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The relationship between school commitment and delinquency
The relationship between victimization and delinquency
The present study

Studies show that there are persistent differences in the patterns, duration and intensity of offending among young males and females. A number of researchers have suggested that sex differences in delinquent behaviour may be due to differences in the way that males and females are affected by the same risk and protective factors (Mears et al. 1998; Sprott and Doob 2000; Burton et al. 1998). Understanding the sex differences in delinquent and offending behaviour is important with respect to the assessment of needs for these youth (Artz et al. 2001) and the development of policies and programs designed to target these behaviours.

The current study examines factors associated with delinquent behaviour in a Canadian sample of 12-15 year olds. The study investigates whether there are sex differences either in factors that may generate or promote delinquency or in factors that may inhibit or deter delinquency. Specifically, the study tests the sex differences in two factors identified in research as having a strong association with delinquency: the youth’s level of commitment to school, and his or her experience of victimization.

The relationship between school commitment and delinquency

A lack of commitment to school or academic failure is often associated with the onset of delinquency and the escalation of serious offending. Strategies designed to increase a child’s commitment to school have been shown to reduce the chances for delinquency (Maguin and Loeber 1996; Cairns and Cairns 1994; Loeber, Stuothamer-Loeber, Van Kammen and Farrington 1991).

Sprott, Jenkins and Doob (2000) found that the school environment acts as a protective factor for children who may be at highest risk for delinquency. For example, levels of delinquency were reduced for those who had the highest attachment to school, despite being exposed to a number of potential risk factors (e.g., single parent families, hostile parenting, maternal depression, neighbourhood problems, early childhood aggression, and association with delinquent peers).

Research has also consistently indicated that low school commitment is associated with the risk of the most serious forms of delinquency including gang involvement (Bjerregard and Smith 1993; Esbensen and Deschenes 1998; Hill et al. 1999).

These researchers have also pointed to sex differences in the link between school-related factors and youth involvement in gangs. For example, Esbensen and Deschenes (1998) studied the relationship between education and gang involvement for males and females. They report that educational attainment is associated with lower levels of gang involvement for females but not males. Moreover, they also found that the level of commitment to school is significantly lower among females in gangs than those who are not in gangs, but these same differences are not present for males, who report similar levels of commitment to school regardless of their involvement in gangs.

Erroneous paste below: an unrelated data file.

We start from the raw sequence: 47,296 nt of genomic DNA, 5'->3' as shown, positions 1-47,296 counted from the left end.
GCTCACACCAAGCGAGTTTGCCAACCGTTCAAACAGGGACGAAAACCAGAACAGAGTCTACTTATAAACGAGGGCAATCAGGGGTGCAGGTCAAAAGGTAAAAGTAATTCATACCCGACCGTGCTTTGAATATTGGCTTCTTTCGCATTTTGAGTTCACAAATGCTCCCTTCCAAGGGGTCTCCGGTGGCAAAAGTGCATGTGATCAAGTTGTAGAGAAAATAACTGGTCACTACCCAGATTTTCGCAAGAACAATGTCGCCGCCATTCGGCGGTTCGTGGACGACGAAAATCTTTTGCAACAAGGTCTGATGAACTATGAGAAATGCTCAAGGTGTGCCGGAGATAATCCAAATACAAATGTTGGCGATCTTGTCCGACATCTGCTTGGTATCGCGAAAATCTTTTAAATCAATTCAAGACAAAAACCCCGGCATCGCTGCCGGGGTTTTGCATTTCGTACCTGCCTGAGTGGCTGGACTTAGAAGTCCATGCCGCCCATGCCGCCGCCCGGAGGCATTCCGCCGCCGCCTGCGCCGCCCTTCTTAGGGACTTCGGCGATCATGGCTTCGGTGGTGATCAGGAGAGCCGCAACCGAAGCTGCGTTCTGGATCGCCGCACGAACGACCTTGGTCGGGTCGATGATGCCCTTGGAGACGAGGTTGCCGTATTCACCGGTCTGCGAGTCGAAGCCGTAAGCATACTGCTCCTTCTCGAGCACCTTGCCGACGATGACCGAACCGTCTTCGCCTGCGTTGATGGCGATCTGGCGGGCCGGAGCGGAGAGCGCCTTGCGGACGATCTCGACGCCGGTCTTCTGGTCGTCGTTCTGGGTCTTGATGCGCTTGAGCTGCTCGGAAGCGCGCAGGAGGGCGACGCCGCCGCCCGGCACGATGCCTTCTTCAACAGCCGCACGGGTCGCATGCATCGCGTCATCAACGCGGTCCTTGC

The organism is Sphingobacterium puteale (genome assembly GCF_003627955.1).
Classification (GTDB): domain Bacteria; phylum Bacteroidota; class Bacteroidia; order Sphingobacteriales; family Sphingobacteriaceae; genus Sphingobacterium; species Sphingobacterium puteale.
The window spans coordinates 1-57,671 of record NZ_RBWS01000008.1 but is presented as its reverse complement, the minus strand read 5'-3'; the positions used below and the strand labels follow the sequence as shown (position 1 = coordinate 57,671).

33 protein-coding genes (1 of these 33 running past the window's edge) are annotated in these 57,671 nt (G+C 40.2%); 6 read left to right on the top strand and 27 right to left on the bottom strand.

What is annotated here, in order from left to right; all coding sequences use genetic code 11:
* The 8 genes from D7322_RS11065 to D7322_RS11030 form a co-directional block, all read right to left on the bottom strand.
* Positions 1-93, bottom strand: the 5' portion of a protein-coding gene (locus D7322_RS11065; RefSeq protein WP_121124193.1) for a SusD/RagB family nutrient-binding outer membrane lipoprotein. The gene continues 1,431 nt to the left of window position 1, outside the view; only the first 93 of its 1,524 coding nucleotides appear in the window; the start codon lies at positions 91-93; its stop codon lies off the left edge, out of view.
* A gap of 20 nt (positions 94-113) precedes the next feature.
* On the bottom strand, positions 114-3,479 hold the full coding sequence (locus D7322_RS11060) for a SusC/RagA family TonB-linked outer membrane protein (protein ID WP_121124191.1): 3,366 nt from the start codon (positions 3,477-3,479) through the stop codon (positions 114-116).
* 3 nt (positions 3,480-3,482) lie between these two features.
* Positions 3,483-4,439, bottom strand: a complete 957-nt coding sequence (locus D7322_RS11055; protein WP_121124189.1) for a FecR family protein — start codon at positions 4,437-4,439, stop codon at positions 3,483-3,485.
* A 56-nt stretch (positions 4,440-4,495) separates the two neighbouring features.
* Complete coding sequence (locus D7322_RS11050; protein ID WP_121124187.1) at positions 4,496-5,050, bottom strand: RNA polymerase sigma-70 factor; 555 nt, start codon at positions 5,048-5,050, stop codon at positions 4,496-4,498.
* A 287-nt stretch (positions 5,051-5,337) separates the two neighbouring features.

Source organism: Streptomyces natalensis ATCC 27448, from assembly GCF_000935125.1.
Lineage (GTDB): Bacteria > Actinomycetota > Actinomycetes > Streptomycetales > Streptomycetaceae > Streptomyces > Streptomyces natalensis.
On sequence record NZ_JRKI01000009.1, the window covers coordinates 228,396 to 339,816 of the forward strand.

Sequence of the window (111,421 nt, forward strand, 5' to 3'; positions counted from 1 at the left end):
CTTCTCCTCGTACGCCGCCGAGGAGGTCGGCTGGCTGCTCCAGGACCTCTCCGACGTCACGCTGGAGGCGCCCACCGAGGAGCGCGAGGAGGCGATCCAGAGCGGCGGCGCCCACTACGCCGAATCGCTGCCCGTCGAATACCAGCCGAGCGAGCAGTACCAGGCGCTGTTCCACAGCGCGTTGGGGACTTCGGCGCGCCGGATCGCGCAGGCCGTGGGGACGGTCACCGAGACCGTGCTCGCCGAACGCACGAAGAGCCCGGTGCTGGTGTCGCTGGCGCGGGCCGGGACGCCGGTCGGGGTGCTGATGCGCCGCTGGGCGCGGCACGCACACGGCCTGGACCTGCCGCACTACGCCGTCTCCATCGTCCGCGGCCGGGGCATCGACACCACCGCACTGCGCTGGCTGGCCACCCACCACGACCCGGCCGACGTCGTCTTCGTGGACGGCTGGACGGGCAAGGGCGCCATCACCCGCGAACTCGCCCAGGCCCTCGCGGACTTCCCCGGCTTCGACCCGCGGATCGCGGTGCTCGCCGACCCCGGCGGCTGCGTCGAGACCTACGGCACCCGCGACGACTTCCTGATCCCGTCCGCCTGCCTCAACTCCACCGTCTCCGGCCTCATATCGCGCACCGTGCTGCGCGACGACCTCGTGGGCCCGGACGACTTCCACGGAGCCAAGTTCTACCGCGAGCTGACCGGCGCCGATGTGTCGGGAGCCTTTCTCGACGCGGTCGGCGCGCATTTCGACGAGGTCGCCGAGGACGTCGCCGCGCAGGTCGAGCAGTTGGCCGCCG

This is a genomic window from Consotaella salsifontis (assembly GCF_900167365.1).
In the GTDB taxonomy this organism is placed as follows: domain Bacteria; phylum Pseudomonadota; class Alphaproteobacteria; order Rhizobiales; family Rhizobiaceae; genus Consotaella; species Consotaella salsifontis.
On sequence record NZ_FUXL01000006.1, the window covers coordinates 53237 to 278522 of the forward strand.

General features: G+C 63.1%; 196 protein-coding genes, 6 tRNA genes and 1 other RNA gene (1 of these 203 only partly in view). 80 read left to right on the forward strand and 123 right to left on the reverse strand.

The relationship between victimization and delinquency

Researchers have established a clear link between victimization and subsequent delinquent behaviour. This relationship exists regardless of the type of victimization. For example, victimization perpetrated by peers is often intertwined with delinquency. Studies based primarily on male youth indicate that as the seriousness of offending increases, so does the probability of having been violently victimized (Loeber, Kalb and Huizinga 2001).

Victimization experienced in the home or other environments and perpetrated by someone in a relationship of power over the victim, has also been linked to subsequent violent and non-violent offending. Evidence suggests that children who have been victims of various forms of maltreatment perpetrated by parents or caregivers are more likely than others to commit violent crimes later in life (Widom 1989; Zingraff et al. 1993; Smith and Thornberry 1995; Ireland et al. 1994).

Thus, regardless of the relationship to the perpetrator, youth who experience victimization have been demonstrated to be at greater risk of delinquency. The current study will examine whether victimization affects males and females in different ways.

The present study

The purpose of this study is to examine patterns of self-reported delinquent behaviour and associated risk and protective factors in a national household sample of males and females aged 12-15 years. Specific questions addressed are (1) Do males and females differ in the frequency or severity of self-reported delinquency? (2) Are there factors that may explain differences in male and female delinquency patterns? Or more specifically, do levels of commitment to school or experiences of victimization explain any sex differences that may be found?

This study assesses these questions separately for violent and property-related delinquency, since previous research suggests both that there may be different risk factors related to different types of delinquency (Sprott, Jenkins and Doob 2000; Moffit 1993), and that males and females differ in their propensity to commit these different types of delinquency (Mears et al. 1998; Espiritu et al. 2001).

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Date modified: 2004-09-14 Important Notices